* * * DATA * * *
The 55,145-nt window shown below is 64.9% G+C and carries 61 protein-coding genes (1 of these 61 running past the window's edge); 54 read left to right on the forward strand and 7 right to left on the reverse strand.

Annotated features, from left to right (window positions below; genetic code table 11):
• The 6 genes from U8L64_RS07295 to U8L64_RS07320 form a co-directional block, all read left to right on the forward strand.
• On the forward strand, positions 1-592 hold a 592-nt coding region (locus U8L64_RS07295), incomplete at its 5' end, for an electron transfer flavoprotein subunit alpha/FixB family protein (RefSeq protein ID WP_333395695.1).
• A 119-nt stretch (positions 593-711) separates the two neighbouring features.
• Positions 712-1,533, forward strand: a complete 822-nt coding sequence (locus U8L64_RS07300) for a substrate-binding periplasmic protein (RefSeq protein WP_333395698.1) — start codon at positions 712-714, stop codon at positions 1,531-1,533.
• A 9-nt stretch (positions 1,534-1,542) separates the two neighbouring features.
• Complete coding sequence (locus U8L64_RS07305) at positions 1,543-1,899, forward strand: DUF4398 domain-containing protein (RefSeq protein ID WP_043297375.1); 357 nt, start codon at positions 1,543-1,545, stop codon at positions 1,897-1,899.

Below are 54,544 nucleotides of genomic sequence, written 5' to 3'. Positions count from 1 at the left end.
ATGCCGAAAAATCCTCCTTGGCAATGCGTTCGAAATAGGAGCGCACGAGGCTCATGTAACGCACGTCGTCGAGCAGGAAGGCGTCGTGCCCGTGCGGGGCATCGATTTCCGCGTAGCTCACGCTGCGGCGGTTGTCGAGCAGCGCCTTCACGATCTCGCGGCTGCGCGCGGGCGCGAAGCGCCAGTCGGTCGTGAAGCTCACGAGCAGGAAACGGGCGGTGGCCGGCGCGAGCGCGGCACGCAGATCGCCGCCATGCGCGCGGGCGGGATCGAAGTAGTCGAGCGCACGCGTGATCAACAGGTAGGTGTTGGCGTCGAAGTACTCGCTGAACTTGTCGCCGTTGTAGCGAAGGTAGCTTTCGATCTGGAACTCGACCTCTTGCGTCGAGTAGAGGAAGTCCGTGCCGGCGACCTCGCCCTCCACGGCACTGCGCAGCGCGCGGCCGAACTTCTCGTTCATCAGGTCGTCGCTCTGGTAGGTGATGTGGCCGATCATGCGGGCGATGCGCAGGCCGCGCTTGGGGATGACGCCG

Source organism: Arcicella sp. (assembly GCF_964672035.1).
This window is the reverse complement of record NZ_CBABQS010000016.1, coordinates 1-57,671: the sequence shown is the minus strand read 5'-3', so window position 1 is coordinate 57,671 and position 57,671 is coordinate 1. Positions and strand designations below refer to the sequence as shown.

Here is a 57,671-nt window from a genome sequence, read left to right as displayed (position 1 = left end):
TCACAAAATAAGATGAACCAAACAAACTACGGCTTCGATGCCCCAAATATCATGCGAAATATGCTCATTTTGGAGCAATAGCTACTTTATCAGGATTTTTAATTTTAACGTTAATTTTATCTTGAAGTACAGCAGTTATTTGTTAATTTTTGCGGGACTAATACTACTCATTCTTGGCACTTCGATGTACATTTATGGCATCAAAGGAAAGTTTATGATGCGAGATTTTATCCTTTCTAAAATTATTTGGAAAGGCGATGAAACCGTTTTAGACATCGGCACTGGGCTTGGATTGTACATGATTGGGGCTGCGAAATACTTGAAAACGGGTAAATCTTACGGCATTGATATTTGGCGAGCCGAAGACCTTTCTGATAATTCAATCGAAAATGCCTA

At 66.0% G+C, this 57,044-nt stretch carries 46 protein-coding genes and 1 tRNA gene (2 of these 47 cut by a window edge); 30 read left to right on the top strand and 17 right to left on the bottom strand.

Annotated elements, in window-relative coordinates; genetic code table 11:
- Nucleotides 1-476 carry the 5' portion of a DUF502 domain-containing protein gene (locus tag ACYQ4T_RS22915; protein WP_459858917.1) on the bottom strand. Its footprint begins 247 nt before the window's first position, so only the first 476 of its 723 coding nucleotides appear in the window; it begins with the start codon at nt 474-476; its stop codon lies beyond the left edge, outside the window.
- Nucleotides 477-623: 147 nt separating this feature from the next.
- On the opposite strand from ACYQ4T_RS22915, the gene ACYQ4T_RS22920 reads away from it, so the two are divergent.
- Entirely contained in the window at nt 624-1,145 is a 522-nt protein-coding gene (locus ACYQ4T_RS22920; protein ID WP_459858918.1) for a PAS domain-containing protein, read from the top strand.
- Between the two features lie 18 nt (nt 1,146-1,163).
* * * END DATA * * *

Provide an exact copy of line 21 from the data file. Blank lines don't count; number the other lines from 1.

- Between the two features lie 18 nt (nt 1,146-1,163).